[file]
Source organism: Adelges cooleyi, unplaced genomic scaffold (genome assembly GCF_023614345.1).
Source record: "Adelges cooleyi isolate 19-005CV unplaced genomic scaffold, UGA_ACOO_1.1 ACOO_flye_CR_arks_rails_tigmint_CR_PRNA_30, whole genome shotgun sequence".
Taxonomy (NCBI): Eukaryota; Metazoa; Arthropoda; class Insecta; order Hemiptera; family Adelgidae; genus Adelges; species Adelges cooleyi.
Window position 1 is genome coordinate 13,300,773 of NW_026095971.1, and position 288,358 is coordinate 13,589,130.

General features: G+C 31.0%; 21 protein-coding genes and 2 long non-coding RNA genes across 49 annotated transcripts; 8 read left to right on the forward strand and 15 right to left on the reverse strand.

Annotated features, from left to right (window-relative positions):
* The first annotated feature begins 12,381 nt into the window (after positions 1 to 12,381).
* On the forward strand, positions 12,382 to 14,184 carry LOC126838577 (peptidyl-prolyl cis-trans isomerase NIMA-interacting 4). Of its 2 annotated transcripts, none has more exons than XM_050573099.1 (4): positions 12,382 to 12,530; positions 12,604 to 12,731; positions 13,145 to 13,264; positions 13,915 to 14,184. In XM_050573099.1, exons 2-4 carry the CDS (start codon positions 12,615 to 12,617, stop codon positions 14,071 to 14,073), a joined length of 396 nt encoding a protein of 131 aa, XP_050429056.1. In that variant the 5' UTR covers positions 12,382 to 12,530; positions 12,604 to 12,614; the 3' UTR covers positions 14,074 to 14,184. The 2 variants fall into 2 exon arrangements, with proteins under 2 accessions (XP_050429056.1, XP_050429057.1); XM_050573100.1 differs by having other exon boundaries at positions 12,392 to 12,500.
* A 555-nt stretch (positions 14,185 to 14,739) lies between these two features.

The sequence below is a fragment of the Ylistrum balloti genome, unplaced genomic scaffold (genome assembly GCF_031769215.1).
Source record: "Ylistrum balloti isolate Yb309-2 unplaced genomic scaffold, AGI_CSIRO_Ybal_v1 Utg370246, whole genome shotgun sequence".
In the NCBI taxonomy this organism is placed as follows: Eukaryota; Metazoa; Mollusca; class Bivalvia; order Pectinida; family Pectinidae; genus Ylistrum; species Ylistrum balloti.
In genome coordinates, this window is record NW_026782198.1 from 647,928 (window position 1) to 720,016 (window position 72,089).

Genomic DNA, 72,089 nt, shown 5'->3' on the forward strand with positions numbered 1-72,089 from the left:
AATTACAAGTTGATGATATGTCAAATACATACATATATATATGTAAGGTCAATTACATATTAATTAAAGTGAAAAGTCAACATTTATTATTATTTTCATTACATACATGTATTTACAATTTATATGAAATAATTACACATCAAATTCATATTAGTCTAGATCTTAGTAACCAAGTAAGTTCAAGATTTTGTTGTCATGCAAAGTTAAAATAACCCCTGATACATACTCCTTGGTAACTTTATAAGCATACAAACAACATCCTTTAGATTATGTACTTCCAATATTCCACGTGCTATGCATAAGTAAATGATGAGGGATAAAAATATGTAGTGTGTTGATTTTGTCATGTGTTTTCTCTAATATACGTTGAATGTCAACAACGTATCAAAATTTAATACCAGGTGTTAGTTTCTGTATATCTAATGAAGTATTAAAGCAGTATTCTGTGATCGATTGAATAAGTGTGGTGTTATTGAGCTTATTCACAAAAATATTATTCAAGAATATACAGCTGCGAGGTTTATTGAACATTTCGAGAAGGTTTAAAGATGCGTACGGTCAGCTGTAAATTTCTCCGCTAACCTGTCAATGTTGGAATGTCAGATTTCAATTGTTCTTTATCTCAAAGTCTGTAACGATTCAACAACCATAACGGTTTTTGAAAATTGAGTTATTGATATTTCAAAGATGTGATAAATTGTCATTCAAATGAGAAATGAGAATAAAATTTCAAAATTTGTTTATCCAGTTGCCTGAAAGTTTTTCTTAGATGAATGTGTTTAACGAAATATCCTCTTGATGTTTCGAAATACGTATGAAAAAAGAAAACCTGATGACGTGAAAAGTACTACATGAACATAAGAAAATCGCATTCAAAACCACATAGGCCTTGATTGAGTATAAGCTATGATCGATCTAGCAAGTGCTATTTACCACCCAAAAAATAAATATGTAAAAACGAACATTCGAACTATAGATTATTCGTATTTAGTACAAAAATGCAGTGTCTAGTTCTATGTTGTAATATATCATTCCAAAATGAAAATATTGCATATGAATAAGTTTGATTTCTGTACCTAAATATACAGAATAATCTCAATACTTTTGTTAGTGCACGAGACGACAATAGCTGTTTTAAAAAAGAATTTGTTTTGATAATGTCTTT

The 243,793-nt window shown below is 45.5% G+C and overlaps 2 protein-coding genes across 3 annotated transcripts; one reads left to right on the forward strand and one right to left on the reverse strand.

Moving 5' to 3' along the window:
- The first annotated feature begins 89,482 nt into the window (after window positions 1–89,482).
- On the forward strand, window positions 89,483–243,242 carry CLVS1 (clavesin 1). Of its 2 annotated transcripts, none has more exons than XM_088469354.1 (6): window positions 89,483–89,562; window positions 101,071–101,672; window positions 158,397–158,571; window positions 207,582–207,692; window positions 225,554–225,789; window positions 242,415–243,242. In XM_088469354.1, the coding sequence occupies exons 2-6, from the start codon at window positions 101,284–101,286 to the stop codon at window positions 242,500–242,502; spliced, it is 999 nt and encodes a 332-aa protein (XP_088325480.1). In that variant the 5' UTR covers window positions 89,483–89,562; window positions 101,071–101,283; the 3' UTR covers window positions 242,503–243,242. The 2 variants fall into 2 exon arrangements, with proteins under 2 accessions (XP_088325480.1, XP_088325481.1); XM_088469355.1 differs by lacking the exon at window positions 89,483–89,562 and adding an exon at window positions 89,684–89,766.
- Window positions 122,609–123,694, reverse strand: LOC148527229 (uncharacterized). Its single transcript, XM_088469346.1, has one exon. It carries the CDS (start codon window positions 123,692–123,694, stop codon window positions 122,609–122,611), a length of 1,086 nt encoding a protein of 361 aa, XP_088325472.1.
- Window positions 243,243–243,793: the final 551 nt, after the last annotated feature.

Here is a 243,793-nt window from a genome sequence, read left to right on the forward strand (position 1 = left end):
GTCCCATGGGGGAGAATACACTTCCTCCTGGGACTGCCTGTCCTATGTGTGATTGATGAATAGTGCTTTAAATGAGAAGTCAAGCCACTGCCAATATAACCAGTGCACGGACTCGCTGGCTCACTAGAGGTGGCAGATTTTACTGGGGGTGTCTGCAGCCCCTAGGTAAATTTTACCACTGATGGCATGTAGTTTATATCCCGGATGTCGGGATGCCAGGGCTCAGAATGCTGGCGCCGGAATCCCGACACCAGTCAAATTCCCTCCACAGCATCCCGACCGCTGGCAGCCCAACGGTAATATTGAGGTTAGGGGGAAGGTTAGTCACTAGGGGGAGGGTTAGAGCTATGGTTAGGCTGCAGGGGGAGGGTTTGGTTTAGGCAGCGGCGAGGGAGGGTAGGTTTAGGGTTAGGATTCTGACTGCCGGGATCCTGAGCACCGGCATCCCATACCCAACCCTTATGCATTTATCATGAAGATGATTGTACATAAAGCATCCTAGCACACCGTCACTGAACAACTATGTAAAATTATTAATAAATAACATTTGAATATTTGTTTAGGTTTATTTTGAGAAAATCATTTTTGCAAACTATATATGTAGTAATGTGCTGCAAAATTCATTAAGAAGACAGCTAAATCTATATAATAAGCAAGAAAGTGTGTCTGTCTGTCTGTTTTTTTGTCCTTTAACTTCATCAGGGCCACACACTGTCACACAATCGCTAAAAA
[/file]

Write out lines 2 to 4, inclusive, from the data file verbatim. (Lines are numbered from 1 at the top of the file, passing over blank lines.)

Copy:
Source record: "Adelges cooleyi isolate 19-005CV unplaced genomic scaffold, UGA_ACOO_1.1 ACOO_flye_CR_arks_rails_tigmint_CR_PRNA_30, whole genome shotgun sequence".
Taxonomy (NCBI): Eukaryota; Metazoa; Arthropoda; class Insecta; order Hemiptera; family Adelgidae; genus Adelges; species Adelges cooleyi.
Window position 1 is genome coordinate 13,300,773 of NW_026095971.1, and position 288,358 is coordinate 13,589,130.